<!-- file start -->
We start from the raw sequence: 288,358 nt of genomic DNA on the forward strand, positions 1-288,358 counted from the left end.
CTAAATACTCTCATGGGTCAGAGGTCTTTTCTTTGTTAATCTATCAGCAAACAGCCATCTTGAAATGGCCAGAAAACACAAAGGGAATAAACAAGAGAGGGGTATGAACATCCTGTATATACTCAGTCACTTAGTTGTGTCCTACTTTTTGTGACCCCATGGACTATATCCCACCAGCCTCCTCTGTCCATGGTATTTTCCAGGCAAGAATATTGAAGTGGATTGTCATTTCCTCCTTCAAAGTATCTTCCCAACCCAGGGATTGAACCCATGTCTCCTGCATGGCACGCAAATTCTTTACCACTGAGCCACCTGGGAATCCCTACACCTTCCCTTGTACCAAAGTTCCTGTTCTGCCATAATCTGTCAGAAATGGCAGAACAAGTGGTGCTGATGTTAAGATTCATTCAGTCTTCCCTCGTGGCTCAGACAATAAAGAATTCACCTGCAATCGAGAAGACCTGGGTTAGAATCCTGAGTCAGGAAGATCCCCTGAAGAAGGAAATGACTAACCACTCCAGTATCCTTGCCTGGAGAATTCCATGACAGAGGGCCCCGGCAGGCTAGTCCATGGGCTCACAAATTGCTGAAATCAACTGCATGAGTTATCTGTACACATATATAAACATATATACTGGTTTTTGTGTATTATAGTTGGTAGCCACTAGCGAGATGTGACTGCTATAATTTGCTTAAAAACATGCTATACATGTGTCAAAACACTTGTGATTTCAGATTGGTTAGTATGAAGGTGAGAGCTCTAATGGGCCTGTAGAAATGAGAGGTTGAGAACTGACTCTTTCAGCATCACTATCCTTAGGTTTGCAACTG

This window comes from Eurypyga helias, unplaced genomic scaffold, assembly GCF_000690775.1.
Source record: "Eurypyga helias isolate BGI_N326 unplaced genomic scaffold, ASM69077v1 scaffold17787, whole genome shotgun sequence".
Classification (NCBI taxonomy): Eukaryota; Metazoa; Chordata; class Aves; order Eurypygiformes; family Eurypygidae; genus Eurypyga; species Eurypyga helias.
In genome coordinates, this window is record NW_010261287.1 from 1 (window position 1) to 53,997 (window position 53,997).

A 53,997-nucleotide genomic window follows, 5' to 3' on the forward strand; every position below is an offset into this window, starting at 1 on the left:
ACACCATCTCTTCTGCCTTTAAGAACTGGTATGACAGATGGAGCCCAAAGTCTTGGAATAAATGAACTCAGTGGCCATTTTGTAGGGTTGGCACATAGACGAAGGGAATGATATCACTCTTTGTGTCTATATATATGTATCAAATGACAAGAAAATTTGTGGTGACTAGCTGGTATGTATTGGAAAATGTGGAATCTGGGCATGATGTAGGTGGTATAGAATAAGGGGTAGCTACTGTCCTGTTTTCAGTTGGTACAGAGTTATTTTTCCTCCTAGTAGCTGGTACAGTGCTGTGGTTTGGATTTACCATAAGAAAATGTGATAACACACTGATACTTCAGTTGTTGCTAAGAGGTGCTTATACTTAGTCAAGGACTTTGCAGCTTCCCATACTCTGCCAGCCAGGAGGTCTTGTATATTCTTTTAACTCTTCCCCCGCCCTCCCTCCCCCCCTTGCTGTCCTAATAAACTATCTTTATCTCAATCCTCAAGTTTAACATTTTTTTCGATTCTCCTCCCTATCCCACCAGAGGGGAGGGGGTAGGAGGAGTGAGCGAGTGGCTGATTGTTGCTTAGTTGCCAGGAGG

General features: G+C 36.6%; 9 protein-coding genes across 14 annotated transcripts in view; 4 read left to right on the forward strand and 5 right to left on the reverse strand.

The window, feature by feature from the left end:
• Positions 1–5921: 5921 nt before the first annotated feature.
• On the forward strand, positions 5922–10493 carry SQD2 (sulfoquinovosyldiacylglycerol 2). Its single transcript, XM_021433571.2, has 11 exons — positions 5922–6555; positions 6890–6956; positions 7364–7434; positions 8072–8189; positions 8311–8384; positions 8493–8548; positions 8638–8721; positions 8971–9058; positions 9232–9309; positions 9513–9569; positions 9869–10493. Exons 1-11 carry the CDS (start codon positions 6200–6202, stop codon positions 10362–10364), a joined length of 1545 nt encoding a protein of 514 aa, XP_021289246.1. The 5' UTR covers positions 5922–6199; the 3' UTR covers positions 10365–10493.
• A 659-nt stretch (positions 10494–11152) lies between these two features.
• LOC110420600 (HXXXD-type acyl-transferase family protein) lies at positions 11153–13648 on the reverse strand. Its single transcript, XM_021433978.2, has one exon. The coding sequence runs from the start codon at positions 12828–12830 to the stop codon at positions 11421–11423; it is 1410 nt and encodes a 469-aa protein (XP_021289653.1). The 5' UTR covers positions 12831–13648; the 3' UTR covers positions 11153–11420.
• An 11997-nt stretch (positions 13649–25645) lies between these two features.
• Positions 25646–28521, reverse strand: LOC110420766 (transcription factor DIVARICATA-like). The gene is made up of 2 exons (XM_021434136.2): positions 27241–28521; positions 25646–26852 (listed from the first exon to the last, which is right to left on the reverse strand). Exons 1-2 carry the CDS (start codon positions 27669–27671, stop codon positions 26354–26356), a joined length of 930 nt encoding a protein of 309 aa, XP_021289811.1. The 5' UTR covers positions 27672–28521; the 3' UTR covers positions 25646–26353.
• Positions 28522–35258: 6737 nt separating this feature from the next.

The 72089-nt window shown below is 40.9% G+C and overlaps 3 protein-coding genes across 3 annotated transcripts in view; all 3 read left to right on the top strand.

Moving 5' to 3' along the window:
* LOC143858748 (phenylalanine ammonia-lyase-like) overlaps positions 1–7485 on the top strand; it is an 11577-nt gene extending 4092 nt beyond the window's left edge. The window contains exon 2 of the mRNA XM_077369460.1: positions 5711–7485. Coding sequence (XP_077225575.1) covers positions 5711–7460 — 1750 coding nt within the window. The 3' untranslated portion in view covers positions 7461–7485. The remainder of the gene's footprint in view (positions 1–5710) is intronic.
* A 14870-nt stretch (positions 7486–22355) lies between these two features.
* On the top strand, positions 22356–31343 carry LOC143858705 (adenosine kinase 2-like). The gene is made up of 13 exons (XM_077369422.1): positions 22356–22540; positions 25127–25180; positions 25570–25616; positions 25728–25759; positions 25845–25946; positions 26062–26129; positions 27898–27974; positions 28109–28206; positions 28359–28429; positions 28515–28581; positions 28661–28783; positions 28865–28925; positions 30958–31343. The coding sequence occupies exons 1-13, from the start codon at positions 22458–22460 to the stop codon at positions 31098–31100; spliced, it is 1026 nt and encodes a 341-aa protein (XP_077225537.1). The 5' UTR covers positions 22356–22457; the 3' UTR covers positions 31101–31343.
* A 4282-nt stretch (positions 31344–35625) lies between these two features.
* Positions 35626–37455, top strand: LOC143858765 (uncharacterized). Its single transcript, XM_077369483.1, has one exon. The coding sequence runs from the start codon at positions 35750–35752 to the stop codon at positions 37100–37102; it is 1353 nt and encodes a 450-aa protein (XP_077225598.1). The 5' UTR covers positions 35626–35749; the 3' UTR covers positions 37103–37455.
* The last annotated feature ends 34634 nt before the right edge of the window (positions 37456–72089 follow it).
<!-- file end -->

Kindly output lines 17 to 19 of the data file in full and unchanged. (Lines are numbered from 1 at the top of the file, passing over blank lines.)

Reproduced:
• Positions 28522–35258: 6737 nt separating this feature from the next.

The 72089-nt window shown below is 40.9% G+C and overlaps 3 protein-coding genes across 3 annotated transcripts in view; all 3 read left to right on the top strand.

Moving 5' to 3' along the window: